US 5266061 A
Ship with mooring structure, comprising a rotatable tube (15) which is connected to the ship (1) for rotation about a vertical axis which is concentric to the rotatable tube, by an axial/radial bearing structure (17) which can absorb axial and radial forces. The rotatable tube (15) has at its lower end structure (19) for fastening anchor chains or cables (21). The rotatable tube (15) is disposed inside the hull of the ship (1) within a fixed tube (3) through the lower end of which the rotatable tube (15) protrudes downwardly. An outer ring of the axial/radial bearing (17) is in integral assembly with a rigid ring (13) which is in turn fastened only to the lower end of the fixed tube (3). The fixed tube (3) encloses the rotatable tube (15) with clearance and is fastened to the hull of the ship only some distance away from and above the rigid ring (13) and is free from fixed securement to the ship below the rigid ring ( 13). Racking of the hull thus cannot be transmitted to the bearing but rather is absorbed by that portion of the fixed tube that extends between the hull and the rigid ring (13).
1. Ship with mooring means, comprising a rotatable tube (15) which is connected to the ship (1) for rotation about a vertical axis which is concentric to the rotatable tube, by means of an axial/radial bearing structure (17) which can absorb axial and radial forces, and said rotatable tube (15) having at its lower end means (19) for fastening anchor chains or cables (21), the rotatable tube (15) being disposed inside the hull of the ship (1) within a fixed tube (3) through the lower end of which said rotatable tube (15) protrudes downwardly, a bearing ring of said axial/radial bearing (17) being in integral assembly with a rigid ring (13) which is in turn fastened only to the lower end of said fixed tube (3), said fixed tube (3) enclosing the rotatable tube (15) with clearance, said fixed tube (3) being fastened to the hull of the ship only some distance away from and above the rigid ring (13) and being free from fixed securement to the ship below said rigid ring (13), and wherein said axial/radial bearing (17) providing the sole axial bearing of said rotatable tube (15)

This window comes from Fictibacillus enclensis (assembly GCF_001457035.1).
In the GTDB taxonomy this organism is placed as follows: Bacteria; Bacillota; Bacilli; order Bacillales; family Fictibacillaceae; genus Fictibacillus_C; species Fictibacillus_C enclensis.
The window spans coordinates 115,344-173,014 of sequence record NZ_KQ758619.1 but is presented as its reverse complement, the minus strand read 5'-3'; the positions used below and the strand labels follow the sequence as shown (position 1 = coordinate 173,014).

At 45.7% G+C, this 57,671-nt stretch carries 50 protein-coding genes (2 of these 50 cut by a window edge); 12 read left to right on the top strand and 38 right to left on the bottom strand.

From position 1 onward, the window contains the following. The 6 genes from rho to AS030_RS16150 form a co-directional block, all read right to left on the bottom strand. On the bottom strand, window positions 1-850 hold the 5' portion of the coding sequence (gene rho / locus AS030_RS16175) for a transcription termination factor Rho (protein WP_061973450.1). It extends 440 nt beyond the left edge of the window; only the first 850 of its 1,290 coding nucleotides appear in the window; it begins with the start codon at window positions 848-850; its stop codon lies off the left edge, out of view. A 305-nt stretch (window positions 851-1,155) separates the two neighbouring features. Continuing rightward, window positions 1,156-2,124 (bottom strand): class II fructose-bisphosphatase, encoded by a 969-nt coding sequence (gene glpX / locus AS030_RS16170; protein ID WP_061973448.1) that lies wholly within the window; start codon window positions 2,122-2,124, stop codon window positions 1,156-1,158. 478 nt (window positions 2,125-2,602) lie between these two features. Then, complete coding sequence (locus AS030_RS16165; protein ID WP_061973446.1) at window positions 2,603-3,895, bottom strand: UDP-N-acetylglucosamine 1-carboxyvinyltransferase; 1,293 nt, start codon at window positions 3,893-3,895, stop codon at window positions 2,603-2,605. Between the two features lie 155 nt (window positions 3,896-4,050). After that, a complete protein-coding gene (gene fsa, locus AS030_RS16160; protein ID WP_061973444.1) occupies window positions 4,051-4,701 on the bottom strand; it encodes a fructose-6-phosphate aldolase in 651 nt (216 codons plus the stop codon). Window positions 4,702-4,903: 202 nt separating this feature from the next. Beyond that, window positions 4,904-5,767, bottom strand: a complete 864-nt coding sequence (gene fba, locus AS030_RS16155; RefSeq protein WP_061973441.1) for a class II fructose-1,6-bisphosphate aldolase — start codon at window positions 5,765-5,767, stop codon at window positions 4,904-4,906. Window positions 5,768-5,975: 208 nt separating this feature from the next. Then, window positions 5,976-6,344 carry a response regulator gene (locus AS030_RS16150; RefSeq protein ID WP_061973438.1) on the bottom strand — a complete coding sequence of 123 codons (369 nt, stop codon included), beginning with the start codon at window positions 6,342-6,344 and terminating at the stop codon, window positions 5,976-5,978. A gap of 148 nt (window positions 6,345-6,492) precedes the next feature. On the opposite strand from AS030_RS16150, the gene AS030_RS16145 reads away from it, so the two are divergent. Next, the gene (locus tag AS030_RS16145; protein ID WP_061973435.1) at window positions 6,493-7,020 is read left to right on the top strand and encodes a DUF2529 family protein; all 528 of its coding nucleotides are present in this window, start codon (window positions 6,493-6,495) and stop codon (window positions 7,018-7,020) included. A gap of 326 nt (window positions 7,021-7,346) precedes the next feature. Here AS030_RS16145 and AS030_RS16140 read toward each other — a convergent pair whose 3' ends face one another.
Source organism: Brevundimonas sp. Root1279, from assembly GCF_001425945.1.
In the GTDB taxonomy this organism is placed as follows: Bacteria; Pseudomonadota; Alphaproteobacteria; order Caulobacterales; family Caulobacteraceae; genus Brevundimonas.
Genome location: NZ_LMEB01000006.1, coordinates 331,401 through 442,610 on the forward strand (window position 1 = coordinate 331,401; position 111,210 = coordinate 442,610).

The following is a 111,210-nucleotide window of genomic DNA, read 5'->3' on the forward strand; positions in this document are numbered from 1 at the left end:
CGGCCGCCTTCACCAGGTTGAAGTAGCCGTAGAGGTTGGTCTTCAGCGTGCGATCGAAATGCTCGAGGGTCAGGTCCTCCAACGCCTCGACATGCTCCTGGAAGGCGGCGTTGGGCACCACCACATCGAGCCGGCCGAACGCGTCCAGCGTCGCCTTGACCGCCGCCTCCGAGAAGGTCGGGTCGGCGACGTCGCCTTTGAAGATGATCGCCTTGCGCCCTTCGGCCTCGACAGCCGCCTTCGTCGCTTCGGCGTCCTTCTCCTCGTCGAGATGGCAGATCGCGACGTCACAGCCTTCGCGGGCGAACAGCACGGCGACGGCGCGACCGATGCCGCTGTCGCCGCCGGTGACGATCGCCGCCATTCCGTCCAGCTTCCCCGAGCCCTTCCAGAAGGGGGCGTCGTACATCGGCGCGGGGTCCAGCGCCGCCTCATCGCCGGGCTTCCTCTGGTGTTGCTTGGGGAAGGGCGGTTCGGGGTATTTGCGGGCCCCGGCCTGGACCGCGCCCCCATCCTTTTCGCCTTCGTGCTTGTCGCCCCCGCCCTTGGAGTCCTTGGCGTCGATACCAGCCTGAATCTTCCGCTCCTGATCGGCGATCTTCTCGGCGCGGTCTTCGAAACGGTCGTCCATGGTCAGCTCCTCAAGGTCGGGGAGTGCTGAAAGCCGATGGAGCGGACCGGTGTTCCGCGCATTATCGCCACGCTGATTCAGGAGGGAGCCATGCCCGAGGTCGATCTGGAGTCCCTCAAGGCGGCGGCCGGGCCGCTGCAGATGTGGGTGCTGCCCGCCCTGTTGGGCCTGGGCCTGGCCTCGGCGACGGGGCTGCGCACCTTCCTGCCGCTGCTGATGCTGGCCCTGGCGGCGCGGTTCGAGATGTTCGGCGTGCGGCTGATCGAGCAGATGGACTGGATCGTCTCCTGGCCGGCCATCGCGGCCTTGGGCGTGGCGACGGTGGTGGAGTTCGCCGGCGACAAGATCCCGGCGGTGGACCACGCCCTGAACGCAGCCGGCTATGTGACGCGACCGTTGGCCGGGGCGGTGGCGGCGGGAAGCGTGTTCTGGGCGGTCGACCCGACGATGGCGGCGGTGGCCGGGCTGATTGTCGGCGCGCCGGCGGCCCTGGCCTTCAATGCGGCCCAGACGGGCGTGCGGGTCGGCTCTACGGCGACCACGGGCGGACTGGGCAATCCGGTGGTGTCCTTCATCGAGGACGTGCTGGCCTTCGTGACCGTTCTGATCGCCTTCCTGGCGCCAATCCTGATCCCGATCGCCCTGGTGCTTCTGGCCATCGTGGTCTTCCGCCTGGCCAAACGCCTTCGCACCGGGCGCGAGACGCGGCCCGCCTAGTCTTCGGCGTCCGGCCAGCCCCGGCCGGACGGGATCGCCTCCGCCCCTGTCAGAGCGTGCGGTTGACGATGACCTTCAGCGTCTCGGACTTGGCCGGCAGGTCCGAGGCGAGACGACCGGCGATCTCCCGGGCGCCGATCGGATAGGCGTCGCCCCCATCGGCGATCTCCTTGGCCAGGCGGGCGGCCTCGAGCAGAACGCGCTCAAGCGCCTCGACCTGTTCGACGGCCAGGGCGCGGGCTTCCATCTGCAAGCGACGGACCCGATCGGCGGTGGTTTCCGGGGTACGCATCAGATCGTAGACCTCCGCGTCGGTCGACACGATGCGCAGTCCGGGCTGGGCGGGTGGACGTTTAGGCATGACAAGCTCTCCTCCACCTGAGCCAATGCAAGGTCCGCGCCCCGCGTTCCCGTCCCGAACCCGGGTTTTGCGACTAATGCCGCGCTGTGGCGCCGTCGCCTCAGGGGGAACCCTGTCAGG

2. Ship according to claim 1, wherein the rotatable tube (15) has an upwardly extending portion (16) above the said axial/radial bearing (17).
3. Ship according to claim 1, wherein said rigid ring (13) is disposed within a downwardly projecting portion (11) of said fixed tube (3), said outer ring of said axial/radial bearing (17) being fixed to said rigid ring (13).
4. Ship according to claim 2, wherein an inner ring of said axial/radial bearing (17) is fixed to said rotatable tube (15).
5. Ship according to claim 1, said fixed tube (3) being disposed between the bow and the stern of the ship.
This application is a continuation-in-part of copending Ser. No. 07/555,810 filed Jul. 23, 1990, now U.S. Pat. No. 5,052,322, which is a continuation of Ser. No. 07/319,317 filed Mar. 6, 1989, now abandoned the disclosure of which is incorporated herein by reference.